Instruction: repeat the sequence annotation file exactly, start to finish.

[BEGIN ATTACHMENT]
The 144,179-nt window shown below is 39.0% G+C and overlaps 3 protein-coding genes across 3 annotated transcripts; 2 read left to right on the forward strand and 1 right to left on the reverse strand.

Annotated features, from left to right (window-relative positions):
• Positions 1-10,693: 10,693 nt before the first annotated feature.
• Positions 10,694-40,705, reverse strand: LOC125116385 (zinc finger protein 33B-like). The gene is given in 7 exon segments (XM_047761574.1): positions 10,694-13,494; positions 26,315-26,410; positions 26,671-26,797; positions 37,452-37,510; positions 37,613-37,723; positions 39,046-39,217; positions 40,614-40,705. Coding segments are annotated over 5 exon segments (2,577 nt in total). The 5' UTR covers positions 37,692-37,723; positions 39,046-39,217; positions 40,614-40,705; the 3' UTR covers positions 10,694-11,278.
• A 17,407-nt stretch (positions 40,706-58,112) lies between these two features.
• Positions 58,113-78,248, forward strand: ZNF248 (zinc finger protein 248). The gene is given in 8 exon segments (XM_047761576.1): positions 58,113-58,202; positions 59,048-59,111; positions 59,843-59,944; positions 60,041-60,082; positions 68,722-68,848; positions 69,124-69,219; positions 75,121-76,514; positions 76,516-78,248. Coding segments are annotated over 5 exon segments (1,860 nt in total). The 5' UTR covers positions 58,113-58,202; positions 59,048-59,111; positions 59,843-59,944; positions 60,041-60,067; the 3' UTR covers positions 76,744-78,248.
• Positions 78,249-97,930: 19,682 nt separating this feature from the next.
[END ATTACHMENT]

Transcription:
The 144,179-nt window shown below is 39.0% G+C and overlaps 3 protein-coding genes across 3 annotated transcripts; 2 read left to right on the forward strand and 1 right to left on the reverse strand.

Annotated features, from left to right (window-relative positions):
• Positions 1-10,693: 10,693 nt before the first annotated feature.
• Positions 10,694-40,705, reverse strand: LOC125116385 (zinc finger protein 33B-like). The gene is given in 7 exon segments (XM_047761574.1): positions 10,694-13,494; positions 26,315-26,410; positions 26,671-26,797; positions 37,452-37,510; positions 37,613-37,723; positions 39,046-39,217; positions 40,614-40,705. Coding segments are annotated over 5 exon segments (2,577 nt in total). The 5' UTR covers positions 37,692-37,723; positions 39,046-39,217; positions 40,614-40,705; the 3' UTR covers positions 10,694-11,278.
• A 17,407-nt stretch (positions 40,706-58,112) lies between these two features.
• Positions 58,113-78,248, forward strand: ZNF248 (zinc finger protein 248). The gene is given in 8 exon segments (XM_047761576.1): positions 58,113-58,202; positions 59,048-59,111; positions 59,843-59,944; positions 60,041-60,082; positions 68,722-68,848; positions 69,124-69,219; positions 75,121-76,514; positions 76,516-78,248. Coding segments are annotated over 5 exon segments (1,860 nt in total). The 5' UTR covers positions 58,113-58,202; positions 59,048-59,111; positions 59,843-59,944; positions 60,041-60,067; the 3' UTR covers positions 76,744-78,248.
• Positions 78,249-97,930: 19,682 nt separating this feature from the next.